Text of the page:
Who are you telling about DE?

(35 posts)(33 voices)
  1. We went to a support seminar and the lead speaker said it was good to let the child know and as they becoming aware (growing older) then the outside family will too. Well that is one approach. The same counselor said something to me that I thought I would share with any of you over 40. I too, have gone through my share of beating myself up for waiting too long. "how could I be so stupid" I thought. What the counselor told me was that in our generation, we were not told as often by our gynecologists and the media,etc .that we had such a biological clock situation. I honestly can't remember anything except how they were fighting to get a little bit of sex ed into my high school, and then from girlfriends on how NOT to get pregnant as a young adult. But as far as "biological clock" I don't really recall anything on it. We grew out of the "I can bring home the bacon, fry it up in a pan" (remember that commercial) generation. And, I don't know about you, but I can remember in my late 20's at best, certainly mid thirties first hearing "biological clock" discussions. So, my feeling is, we are just one more generation of women who are pioneering for our reproductive rights. I know it's kindof dramatic, but then again, isn't our journey to have children dramatic anyway?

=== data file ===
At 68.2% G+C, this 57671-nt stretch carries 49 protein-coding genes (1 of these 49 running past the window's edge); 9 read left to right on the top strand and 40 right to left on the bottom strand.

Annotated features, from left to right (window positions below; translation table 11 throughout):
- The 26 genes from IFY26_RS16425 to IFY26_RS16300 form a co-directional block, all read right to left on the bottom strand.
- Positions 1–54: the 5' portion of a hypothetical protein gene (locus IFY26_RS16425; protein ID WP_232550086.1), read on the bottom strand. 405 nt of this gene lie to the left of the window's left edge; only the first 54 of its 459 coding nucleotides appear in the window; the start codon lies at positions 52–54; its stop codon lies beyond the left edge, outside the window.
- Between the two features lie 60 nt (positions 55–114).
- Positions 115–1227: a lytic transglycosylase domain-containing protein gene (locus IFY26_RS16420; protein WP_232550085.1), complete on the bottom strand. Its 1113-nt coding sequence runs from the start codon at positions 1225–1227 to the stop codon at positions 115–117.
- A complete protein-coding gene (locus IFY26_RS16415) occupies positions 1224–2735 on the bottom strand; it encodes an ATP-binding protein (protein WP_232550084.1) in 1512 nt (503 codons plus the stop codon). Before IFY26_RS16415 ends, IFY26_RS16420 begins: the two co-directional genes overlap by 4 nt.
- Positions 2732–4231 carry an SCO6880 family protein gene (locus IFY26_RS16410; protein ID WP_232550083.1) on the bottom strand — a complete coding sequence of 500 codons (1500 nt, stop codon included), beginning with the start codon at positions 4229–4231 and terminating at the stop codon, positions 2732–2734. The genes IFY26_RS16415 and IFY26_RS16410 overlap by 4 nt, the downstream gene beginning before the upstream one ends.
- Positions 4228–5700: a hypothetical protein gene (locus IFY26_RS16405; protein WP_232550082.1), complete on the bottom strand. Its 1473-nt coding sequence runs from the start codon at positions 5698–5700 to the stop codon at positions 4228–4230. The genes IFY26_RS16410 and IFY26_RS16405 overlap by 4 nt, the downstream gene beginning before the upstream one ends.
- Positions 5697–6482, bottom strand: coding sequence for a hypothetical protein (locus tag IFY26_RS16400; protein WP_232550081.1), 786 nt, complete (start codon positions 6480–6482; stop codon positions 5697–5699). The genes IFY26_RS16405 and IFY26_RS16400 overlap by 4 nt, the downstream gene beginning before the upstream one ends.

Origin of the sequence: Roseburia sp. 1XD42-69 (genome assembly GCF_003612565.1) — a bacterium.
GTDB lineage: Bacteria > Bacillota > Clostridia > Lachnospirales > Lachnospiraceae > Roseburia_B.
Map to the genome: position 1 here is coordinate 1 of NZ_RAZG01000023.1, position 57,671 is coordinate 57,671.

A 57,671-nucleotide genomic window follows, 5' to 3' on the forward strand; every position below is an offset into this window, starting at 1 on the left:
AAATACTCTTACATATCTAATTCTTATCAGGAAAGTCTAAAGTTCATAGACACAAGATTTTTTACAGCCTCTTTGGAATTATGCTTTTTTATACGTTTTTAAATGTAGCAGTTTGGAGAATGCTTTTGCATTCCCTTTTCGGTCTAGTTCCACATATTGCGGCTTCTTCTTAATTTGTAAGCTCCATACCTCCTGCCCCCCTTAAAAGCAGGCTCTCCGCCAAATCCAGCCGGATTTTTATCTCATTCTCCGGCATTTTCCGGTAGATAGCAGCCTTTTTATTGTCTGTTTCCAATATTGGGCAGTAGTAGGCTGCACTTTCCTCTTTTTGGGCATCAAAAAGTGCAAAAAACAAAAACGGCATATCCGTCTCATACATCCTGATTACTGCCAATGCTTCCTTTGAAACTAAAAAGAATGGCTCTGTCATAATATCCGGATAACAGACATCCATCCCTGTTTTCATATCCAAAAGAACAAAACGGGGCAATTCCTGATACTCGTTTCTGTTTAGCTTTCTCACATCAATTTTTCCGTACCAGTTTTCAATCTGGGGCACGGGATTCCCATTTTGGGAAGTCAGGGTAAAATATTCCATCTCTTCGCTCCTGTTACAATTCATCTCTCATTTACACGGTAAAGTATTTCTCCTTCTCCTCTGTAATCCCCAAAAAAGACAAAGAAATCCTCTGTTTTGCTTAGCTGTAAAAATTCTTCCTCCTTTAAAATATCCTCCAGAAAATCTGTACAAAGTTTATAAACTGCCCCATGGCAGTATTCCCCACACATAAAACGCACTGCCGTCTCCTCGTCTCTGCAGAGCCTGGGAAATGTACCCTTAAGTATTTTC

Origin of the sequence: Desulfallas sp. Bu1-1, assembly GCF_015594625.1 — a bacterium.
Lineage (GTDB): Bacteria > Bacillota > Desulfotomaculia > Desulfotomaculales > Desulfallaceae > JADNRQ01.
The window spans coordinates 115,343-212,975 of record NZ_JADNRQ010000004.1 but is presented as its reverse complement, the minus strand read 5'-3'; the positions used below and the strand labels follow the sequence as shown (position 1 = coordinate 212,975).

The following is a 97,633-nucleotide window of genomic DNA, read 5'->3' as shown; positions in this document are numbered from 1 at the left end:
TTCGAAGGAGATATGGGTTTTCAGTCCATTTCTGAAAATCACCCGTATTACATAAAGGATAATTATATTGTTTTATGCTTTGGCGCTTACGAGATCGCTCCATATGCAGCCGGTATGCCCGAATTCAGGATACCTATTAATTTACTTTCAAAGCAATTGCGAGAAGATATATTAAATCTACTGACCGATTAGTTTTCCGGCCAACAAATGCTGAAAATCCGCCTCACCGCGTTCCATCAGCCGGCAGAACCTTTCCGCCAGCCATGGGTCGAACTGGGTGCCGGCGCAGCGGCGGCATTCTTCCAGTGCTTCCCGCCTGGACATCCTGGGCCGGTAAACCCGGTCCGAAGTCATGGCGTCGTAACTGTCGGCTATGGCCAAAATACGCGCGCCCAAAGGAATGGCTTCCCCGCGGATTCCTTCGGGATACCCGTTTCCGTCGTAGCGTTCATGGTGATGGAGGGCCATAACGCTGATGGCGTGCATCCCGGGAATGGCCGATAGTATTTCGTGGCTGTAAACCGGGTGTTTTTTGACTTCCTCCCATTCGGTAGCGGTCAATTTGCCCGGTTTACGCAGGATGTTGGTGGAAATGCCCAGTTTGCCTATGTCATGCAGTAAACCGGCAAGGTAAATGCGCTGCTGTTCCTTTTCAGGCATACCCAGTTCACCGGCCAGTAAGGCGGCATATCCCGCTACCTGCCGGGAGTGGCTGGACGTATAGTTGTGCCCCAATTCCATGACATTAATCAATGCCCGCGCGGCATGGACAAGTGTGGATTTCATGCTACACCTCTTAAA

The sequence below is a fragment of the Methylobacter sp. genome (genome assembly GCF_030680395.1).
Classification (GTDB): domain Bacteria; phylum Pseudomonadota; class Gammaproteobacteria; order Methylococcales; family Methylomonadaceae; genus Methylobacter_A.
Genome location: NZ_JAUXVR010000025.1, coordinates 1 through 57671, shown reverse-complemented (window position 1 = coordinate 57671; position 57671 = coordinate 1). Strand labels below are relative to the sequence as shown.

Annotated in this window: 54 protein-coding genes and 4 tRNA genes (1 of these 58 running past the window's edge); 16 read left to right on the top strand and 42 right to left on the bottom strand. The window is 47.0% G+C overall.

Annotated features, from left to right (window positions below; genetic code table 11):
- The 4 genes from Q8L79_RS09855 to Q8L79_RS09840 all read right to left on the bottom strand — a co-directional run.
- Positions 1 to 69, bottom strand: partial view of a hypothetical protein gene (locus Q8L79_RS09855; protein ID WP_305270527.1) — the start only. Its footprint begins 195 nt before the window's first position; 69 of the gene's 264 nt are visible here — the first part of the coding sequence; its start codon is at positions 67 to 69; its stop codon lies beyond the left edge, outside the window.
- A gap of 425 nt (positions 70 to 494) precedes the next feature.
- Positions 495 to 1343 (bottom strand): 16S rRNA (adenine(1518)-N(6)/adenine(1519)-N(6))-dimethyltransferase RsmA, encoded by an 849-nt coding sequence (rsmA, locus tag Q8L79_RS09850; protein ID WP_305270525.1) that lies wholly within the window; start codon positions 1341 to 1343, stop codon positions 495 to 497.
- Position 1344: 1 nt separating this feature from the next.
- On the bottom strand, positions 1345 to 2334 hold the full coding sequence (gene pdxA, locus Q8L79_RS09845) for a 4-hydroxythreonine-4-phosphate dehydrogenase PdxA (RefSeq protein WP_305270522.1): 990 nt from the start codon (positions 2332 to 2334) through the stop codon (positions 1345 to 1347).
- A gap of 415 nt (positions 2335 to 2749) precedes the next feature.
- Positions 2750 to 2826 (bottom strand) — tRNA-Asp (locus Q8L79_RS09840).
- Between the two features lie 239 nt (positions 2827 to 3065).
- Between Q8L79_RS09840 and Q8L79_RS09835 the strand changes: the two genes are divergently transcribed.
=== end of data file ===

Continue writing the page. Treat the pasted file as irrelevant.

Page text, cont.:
2. Sarah-I agree....no one ever told me that starting to TTC at age 29 was too late, and surely not my OB! And I always felt like DH and I were rushing things as it was..met at 26, engaged at 27, married at 28, TTC at 29! Although my OB did say that he thought that even if I had started earlier, I would have run into this same abormal egg problem anyways bc he thinks it's genetics, so who knows!

  3. I should have spoken to my DH before answering this poll. He is adamant about not telling the child (although our relatives and close friends all know). I guess if no medical reasons come up, we may not tell the child. I don't think our relatives would ever tell. Only thing is that Im 5'6", brown hair, hazel eyes, husband is 5'8", blue eyes, brown hair and our donor is 5'10" blonde hair, blue eyes... Luckily my husband is from Italy, so he's dominant (I'm English as is the donor), so she may look like him, which will be good. We'll see!!